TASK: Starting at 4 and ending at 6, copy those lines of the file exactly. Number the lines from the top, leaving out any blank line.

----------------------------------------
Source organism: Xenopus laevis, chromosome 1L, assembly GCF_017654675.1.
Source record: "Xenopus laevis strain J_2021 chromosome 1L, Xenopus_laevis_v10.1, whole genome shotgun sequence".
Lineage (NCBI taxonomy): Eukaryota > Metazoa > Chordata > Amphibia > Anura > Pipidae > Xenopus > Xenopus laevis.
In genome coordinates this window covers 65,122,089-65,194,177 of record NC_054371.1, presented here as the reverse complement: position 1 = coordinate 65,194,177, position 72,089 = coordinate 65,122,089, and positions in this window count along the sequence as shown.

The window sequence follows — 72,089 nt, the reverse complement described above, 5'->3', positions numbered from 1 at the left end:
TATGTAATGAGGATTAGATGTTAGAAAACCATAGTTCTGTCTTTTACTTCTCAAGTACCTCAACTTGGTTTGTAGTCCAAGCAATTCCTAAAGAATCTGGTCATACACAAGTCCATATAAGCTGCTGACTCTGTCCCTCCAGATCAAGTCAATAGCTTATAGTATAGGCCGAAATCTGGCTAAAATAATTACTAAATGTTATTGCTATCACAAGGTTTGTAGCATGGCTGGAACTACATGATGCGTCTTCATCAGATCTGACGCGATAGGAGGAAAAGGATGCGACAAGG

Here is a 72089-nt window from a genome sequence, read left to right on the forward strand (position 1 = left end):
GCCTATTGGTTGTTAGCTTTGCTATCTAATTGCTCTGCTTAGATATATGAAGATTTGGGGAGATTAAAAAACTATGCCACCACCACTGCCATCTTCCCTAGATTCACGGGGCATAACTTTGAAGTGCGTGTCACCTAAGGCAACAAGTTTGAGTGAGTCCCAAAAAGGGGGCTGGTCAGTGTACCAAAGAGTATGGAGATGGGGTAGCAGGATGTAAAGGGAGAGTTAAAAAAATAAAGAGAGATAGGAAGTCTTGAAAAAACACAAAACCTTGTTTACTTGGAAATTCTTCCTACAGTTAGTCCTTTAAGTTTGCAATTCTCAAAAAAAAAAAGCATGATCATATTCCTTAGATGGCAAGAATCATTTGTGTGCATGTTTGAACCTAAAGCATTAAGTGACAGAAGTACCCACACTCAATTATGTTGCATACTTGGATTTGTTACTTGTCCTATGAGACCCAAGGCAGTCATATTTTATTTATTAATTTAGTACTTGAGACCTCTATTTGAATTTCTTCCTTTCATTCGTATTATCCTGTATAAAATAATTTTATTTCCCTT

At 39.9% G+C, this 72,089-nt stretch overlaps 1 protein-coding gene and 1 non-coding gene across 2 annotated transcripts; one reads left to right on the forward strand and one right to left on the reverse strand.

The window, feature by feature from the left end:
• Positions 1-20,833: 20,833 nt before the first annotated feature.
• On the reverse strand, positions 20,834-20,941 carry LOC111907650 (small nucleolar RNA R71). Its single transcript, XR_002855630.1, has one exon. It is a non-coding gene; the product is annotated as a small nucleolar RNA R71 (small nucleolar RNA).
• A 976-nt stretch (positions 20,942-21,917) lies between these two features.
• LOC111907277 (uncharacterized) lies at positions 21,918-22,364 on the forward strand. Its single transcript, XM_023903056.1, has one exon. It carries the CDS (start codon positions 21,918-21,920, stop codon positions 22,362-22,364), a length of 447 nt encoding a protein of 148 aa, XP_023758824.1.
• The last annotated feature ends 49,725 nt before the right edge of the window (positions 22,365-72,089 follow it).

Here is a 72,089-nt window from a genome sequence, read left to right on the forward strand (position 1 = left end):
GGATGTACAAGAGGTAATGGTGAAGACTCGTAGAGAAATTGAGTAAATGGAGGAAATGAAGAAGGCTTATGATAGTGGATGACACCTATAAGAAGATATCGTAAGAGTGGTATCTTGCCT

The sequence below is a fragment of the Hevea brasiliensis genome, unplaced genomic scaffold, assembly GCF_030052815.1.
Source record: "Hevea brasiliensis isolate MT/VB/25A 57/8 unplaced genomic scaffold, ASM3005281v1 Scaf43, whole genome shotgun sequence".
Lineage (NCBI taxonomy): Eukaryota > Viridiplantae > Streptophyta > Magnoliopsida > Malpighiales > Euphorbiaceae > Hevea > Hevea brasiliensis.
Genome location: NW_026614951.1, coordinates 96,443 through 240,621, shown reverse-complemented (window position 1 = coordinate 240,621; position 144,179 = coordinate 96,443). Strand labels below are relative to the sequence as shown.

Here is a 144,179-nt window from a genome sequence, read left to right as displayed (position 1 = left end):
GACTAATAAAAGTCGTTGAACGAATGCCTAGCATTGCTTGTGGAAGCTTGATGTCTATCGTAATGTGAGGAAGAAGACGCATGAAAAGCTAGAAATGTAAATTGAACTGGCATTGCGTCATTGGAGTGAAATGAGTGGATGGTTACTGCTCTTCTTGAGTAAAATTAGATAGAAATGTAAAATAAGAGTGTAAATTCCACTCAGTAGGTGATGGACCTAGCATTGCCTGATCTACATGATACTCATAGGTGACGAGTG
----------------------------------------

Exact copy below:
In genome coordinates this window covers 65,122,089-65,194,177 of record NC_054371.1, presented here as the reverse complement: position 1 = coordinate 65,194,177, position 72,089 = coordinate 65,122,089, and positions in this window count along the sequence as shown.

The window sequence follows — 72,089 nt, the reverse complement described above, 5'->3', positions numbered from 1 at the left end:
TATGTAATGAGGATTAGATGTTAGAAAACCATAGTTCTGTCTTTTACTTCTCAAGTACCTCAACTTGGTTTGTAGTCCAAGCAATTCCTAAAGAATCTGGTCATACACAAGTCCATATAAGCTGCTGACTCTGTCCCTCCAGATCAAGTCAATAGCTTATAGTATAGGCCGAAATCTGGCTAAAATAATTACTAAATGTTATTGCTATCACAAGGTTTGTAGCATGGCTGGAACTACATGATGCGTCTTCATCAGATCTGACGCGATAGGAGGAAAAGGATGCGACAAGG